Sexual violence and abuse
Of all the different types of abuse which may be part of domestic violence, women find this aspect the most difficult to talk about, not helped by the fact that until 1986 rape within marriage wasn’t recognised as a crime in England and Wales. For many victims of abuse it is very difficult to refuse sexual contact since this might lead to negative consequences.
Women we talked to had experienced rape and other forms of unwanted sexual behaviour, as well as name-calling. Linda’s partner called her ugly and ‘awful’ to have sex with, taunting her with his new lover. Shaina’s partner made her take her contraceptive implant out. In contrast, Hannah’s partner withdrew all closeness and intimacy including sex and was furious at her for suggesting sex.
Sex: men see it as their ‘right’ and the woman’s ‘duty’
All the women we interviewed described elements of sexual abuse or violence in their relationship. They said their partners demanded sex when they, themselves, did not want it. Sophie realised that she was merely a ‘service provider’ in their relationship. Kate said:
‘He didn’t understand why he couldn’t touch me and handle me in any way he wanted … [but] I had no right to impact on his life.’
Many women, like Sarah, Lolita and Sara talked about being ‘coerced into sex’. Lolita’s partner said that as she was his girlfriend, he should be able to have sex with her if he wanted to. Lolita knew that non-consensual sex was rape but she did not challenge her partner as she held on to the hope that he might one again ‘become the person that [she] fell in love with’. Sara felt constantly pressurised in her marriage by her husband’s daily sexual demands, even during pregnancy. She tried to negotiate a compromise, as he became ‘stroppy’ to her and the kids if he didn’t have regular sex, and threatened to leave. She began to feel inadequate when her husband said her lack of interest in sex meant that she did not love him enough. When women were not keen on having sex, men verbally abused them, calling them either ‘frigid’ or a ‘slag, a ‘whore’. They often falsely interpreted a lack of interest in sex as evidence that the woman was having an affair. This led them to become even more controlling and violent.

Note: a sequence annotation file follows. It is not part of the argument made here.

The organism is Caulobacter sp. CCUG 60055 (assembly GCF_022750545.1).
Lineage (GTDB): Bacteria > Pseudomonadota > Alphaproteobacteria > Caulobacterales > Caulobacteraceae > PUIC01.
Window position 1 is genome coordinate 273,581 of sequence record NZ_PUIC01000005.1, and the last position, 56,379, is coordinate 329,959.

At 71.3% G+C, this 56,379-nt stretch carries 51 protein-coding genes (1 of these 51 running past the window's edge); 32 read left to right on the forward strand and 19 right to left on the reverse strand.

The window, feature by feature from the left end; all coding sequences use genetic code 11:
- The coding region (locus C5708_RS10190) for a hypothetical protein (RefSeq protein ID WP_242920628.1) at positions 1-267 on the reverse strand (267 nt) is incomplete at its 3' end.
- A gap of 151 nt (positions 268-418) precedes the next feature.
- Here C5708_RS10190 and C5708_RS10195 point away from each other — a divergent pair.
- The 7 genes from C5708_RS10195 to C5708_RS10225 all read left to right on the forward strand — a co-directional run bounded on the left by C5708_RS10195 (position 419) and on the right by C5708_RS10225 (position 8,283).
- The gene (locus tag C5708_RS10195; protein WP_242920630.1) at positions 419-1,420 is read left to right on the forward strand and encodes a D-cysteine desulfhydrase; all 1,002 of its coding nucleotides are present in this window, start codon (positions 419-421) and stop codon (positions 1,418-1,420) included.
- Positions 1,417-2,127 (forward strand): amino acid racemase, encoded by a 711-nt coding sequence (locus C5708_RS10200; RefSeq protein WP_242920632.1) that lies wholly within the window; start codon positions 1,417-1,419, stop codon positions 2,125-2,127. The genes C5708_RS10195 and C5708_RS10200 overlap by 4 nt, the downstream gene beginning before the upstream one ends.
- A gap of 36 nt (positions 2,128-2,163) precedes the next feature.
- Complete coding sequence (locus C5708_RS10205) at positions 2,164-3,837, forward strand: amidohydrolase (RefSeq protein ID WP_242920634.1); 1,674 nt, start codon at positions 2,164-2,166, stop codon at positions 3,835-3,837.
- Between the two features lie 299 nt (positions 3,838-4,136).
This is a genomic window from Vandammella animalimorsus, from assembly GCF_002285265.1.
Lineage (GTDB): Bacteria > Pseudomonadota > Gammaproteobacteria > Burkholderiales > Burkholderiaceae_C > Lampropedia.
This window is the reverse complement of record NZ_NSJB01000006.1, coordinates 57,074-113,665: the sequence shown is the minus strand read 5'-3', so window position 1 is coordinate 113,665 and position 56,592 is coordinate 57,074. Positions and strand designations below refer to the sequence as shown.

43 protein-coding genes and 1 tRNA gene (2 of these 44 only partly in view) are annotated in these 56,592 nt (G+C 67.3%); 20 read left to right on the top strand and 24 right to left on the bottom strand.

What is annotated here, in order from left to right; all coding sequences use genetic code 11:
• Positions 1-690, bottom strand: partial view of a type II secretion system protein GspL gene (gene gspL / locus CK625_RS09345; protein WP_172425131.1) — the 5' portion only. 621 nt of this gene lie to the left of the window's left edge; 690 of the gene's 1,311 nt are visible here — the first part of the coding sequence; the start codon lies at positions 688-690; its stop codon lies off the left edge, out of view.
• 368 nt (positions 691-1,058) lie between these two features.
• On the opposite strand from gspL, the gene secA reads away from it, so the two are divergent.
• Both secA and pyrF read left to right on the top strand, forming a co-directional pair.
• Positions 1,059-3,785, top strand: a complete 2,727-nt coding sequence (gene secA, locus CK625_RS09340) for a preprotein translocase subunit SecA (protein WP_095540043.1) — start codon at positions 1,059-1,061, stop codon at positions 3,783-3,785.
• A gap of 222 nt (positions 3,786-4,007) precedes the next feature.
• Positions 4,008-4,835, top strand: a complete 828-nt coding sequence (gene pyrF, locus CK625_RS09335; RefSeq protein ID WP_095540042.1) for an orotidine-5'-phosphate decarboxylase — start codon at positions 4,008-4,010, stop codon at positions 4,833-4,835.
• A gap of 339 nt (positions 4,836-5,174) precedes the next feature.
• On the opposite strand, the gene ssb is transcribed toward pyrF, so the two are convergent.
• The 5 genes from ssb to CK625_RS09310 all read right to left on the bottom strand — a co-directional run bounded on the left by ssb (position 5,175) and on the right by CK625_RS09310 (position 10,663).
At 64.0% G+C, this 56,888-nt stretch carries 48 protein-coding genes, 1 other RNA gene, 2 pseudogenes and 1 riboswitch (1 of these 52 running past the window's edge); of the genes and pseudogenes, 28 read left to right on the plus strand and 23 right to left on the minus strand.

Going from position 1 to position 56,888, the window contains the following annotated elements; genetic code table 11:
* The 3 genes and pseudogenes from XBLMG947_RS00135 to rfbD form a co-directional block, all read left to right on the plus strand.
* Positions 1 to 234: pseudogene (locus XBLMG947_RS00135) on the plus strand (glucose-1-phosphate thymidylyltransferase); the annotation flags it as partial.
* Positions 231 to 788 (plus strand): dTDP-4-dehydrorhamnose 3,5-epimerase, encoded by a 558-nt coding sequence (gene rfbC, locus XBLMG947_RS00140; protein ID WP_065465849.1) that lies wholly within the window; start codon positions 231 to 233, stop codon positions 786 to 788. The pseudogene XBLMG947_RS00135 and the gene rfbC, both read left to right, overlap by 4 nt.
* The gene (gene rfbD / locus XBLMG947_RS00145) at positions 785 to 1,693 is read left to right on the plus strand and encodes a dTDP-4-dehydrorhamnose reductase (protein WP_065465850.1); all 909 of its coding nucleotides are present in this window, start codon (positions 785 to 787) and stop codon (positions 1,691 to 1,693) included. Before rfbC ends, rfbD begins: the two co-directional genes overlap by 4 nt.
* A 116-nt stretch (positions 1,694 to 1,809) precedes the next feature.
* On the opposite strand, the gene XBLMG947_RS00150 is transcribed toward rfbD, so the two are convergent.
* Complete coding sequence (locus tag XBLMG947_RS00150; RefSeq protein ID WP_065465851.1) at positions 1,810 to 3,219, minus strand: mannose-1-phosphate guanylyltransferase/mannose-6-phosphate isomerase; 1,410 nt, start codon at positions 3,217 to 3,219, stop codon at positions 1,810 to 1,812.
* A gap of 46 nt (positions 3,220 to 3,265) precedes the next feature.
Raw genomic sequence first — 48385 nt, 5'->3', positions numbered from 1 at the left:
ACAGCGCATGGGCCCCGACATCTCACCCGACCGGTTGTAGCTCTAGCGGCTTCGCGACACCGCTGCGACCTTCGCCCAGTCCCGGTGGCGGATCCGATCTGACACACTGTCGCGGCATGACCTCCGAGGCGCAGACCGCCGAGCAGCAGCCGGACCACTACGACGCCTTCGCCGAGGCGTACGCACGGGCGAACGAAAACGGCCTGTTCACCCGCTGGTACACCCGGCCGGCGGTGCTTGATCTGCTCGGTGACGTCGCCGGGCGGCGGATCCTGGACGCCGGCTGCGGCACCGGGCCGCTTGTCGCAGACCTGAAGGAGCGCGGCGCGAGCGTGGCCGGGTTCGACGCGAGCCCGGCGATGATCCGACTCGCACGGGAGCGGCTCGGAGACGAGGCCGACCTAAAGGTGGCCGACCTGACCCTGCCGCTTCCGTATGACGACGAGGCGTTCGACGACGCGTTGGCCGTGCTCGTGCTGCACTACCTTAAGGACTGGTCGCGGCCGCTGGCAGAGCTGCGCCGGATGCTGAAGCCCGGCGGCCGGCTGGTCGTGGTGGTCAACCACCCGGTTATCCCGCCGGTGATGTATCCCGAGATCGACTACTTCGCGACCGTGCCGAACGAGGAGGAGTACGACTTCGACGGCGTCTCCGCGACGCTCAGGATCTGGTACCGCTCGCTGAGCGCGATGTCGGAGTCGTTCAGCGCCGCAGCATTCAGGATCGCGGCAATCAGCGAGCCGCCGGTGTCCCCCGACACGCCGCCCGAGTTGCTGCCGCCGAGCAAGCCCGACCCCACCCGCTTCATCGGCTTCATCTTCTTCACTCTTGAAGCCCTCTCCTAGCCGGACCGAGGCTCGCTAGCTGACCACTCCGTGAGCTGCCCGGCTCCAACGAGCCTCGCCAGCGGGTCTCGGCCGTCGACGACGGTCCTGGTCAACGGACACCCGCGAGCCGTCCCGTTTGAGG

Some women described being regularly raped, sometimes violently. Several women woke to find their partner penetrating them without their consent. Many women said they complied with their partner’s sexual demands to avoid further abuse. Melanie said, looking back, there had been ‘a lot of raping’. Forceful, aggressive sex became the norm and she ‘learned to go onto auto-pilot’. She said there was no love involved, her partner blatantly telling her ‘it’s not about pleasing you, it’s about you pleasing me’. She believed it was ‘normal’. , like many women, talked about being forced to have sex after clearly saying she did not want it but did not realise it constituted rape. Ella’s image of rape was being attacked ‘in a dark alley by someone you don’t know’. Women also talked about some professionals who did not believe that ‘rape’ could happen within a marriage, and did not provide appropriate support. Lindsay was anally raped on her wedding night. Sex for favours
Sex was used as a form of control (see ‘Coercive Controlling Behaviour’). Some women had to ‘pay’ for the right to go out of the house, to buy food for their children, or to fill the car with petrol to get to work, by first having sex. Victoria’s ex said her would only give her child maintenance payments if she slept with him, making her feel like ‘a prostitute’. Yasmin and Ella both described having to perform oral sex in a car park before they were allowed to go and buy groceries or pay for petrol to get to work.